When they talk of “the Darwinian account of life, morality, and social institutions,” Drs. Johnson, Pearcey, and Beckwith are referring to a theory known as social Darwinism (even though its early proponent, Herbert Spencer, proposed a similar theory before the publication of The Origin of Species). Social Darwinism is the philosophy that the individuals or classes in a society are subject to natural selection, much as organisms in nature are subject to natural selection. Thus, it is seen as fitting for the weak to grow weaker and the strong to grow stronger; the population is thus improved overall. Social Darwinism was popular in the early 20th century, and I have no doubt that it influenced Nazism and a lot of other aberrations. That fact has absolutely nothing to do with “Darwinism,” as the Discovery Institute people call the theory of evolution. Darwin never made the mistake of assuming that the theory of evolution could be extended to social systems, and theories regarding different races (a term that subsumes what today we call ethnic or religious groups) predate Darwin by centuries.

Social Darwinism is thus a misnomer; it has nothing to do with Darwin. It was, however, used to provide intellectual support for laissez-faire capitalism. Economic stratification was considered “natural.” Thus, the state was prohibited from intervening and supporting the lower economic classes. Survival of the fittest, a term coined by Spencer, not Darwin, was ensured as the “unfit” poor received no quarter. Social Darwinism was also used to justify imperialism and racism. It was a self-serving theory that could easily be adopted by rich individuals and imperialist nations. It “justified” the inequality of the social system and, indeed, the position of the rich in society.

Who are the social Darwinists of today? The far right, as represented by the Discovery Institute. They disguise laissez-faire capitalism under the rubrics of the free market and deregulation. They oppose, to varying degrees, welfare, Social Security, universal health care or insurance, a sustainable minimum wage, affordable housing, low-cost college education, and any other program that will help poor people get ahead, not to mention government regulation of almost anything. The pretext for all those positions is letting the free market operate, just as the pretext for giving tax cuts primarily to the rich, not to the lower or middle class, is trickle-down economics. Pretexts aside, however, the far right practices social Darwinism in all but name; the poor and the lower middle class are expected to live within their dwindling incomes, even as the gap between rich and poor widens.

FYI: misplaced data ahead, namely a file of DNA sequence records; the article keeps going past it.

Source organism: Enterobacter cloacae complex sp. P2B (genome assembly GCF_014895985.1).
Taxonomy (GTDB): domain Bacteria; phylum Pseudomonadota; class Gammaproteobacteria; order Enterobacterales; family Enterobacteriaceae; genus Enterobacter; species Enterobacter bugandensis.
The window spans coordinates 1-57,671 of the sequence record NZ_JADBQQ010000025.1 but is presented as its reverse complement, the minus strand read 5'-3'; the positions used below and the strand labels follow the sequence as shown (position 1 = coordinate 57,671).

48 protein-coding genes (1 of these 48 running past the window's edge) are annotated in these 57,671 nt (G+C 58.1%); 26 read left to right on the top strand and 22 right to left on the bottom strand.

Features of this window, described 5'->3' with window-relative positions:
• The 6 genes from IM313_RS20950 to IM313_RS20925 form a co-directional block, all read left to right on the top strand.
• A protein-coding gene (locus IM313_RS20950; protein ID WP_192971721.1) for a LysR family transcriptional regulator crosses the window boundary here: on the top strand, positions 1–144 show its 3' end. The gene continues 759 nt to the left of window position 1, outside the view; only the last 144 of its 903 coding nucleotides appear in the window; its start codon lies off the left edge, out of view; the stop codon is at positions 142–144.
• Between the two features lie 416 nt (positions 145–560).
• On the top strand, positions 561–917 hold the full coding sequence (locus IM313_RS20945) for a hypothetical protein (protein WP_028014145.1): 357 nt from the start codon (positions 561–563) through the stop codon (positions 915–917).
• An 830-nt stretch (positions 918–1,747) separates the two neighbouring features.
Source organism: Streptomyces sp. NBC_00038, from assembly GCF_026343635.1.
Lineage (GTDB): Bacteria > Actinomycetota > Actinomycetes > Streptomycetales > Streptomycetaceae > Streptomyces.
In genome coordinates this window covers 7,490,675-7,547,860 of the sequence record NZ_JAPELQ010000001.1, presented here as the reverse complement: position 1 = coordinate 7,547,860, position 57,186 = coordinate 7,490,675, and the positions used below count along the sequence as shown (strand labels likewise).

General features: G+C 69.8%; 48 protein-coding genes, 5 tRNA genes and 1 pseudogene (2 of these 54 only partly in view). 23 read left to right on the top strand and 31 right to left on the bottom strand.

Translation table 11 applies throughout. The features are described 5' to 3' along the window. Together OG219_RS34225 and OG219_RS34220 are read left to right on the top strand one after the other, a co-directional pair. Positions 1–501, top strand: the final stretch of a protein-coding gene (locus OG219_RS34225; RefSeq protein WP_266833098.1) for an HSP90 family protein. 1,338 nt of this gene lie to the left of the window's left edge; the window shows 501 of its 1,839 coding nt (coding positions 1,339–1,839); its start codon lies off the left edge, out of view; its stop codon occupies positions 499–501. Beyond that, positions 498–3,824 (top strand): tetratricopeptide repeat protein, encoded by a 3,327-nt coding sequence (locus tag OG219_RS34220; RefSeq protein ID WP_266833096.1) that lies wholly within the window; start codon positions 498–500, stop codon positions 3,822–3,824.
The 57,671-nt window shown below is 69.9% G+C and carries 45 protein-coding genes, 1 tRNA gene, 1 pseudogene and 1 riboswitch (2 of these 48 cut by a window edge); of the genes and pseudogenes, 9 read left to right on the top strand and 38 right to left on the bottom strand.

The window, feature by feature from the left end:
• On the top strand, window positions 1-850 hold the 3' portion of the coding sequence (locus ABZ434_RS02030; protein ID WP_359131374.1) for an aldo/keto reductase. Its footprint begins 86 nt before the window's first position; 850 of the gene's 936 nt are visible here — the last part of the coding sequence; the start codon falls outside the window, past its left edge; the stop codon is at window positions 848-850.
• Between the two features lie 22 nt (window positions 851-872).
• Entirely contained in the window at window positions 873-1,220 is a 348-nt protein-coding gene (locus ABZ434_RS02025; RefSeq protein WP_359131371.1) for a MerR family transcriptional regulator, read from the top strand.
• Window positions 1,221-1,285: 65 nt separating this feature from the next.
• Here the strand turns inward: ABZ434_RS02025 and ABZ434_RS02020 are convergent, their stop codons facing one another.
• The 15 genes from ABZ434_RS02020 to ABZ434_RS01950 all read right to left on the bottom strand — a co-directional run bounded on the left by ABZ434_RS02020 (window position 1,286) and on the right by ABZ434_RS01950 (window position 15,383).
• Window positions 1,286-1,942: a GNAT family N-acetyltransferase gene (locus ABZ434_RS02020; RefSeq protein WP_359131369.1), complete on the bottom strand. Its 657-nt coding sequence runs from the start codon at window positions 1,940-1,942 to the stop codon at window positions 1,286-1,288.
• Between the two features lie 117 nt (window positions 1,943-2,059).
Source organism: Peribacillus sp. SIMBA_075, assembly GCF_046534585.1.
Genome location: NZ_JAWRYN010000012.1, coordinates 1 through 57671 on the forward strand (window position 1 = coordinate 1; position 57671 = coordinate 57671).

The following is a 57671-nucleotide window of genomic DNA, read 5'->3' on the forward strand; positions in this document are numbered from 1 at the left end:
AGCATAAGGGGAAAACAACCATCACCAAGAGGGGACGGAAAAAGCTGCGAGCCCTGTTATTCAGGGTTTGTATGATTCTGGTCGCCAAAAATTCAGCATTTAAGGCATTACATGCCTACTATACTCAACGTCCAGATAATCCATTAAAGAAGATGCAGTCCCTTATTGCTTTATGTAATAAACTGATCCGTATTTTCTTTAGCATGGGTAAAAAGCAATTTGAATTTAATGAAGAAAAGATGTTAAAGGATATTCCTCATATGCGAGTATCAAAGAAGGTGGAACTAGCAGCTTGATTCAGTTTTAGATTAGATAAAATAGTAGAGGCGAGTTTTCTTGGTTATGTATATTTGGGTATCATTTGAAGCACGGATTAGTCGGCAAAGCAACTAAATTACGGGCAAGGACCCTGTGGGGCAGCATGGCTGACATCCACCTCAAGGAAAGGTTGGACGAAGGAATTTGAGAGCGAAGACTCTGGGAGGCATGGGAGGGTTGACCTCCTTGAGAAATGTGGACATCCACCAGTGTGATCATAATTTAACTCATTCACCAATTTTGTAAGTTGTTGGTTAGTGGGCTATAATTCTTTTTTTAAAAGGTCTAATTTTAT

It is obscene for the social Darwinists at the Discovery Institute to argue against “Darwinism” on the grounds that it leads to social Darwinism.

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Usman Ahmed (2005). "Richards addresses moral role of historians at Ryerson Lecture." Chicago Marroon, April 15, 2005. Read More

Usman Ahmed (2005). "Richards addresses moral role of historians at Ryerson Lecture." Chicago Marroon, April 15, 2005. Read More

50 Comments

“That fact has absolutely nothing to do with “Darwinism,””

This just isn’t true; empirically it has something to do with Darwinism (i.e., if Darwin hadn’t expounded his ideas, Social Darwinism would not have had the same force; a lot of people interested in Social Darwinism saw themselves as Darwinists).

You need to be careful you don’t protest too much here. Of course Darwinism doesn’t necessitate Social Darwinism; but it is also the case that pretty awful things were done at the beginning of the twentieth century in the name of Darwinism (however misguided people might have been about it all). And it’s possible to find plenty of evolutionary theorists - people who loathe creationism, ID, etc., with a vengeance - who will say so (e.g., Steve Jones).

Hmmmmm.….It appears the DI is getting more and more desperate by the day. Perhaps this ID thing will have a shorter lifespan than even I thought.

“Evolution leads to eugenics and social Darwinism”? Sheesh, what’s next from the DI? “Darwinism violates the 2nd Law of Thermodynamics”? Or perhaps that standard creationist mantra, “There are no transitional fossils”?

It gets harder and harder to differentiate between IDists and the old “creation scientists” all the time.